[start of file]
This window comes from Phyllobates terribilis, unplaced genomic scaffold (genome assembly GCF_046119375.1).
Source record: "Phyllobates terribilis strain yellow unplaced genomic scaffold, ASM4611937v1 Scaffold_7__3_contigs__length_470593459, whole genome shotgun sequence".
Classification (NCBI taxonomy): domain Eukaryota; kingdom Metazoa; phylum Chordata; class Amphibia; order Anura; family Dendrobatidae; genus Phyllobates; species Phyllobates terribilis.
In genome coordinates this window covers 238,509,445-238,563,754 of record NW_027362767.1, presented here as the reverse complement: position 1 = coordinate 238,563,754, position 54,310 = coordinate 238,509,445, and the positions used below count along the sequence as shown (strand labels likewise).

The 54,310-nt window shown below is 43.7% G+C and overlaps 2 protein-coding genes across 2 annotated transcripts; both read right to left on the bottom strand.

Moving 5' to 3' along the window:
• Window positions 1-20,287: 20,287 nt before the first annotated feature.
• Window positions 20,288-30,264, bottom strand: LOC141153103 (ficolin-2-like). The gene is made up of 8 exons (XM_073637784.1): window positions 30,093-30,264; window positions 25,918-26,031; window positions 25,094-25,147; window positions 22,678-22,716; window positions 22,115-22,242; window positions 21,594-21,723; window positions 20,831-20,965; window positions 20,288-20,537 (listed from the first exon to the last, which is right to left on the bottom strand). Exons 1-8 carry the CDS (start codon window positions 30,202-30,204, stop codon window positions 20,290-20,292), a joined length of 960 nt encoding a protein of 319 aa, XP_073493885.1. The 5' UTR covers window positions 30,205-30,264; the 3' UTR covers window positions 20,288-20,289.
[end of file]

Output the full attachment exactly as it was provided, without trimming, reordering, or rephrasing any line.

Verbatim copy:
This window comes from Phyllobates terribilis, unplaced genomic scaffold (genome assembly GCF_046119375.1).
Source record: "Phyllobates terribilis strain yellow unplaced genomic scaffold, ASM4611937v1 Scaffold_7__3_contigs__length_470593459, whole genome shotgun sequence".
Classification (NCBI taxonomy): domain Eukaryota; kingdom Metazoa; phylum Chordata; class Amphibia; order Anura; family Dendrobatidae; genus Phyllobates; species Phyllobates terribilis.
In genome coordinates this window covers 238,509,445-238,563,754 of record NW_027362767.1, presented here as the reverse complement: position 1 = coordinate 238,563,754, position 54,310 = coordinate 238,509,445, and the positions used below count along the sequence as shown (strand labels likewise).

The 54,310-nt window shown below is 43.7% G+C and overlaps 2 protein-coding genes across 2 annotated transcripts; both read right to left on the bottom strand.

Moving 5' to 3' along the window:
• Window positions 1-20,287: 20,287 nt before the first annotated feature.
• Window positions 20,288-30,264, bottom strand: LOC141153103 (ficolin-2-like). The gene is made up of 8 exons (XM_073637784.1): window positions 30,093-30,264; window positions 25,918-26,031; window positions 25,094-25,147; window positions 22,678-22,716; window positions 22,115-22,242; window positions 21,594-21,723; window positions 20,831-20,965; window positions 20,288-20,537 (listed from the first exon to the last, which is right to left on the bottom strand). Exons 1-8 carry the CDS (start codon window positions 30,202-30,204, stop codon window positions 20,290-20,292), a joined length of 960 nt encoding a protein of 319 aa, XP_073493885.1. The 5' UTR covers window positions 30,205-30,264; the 3' UTR covers window positions 20,288-20,289.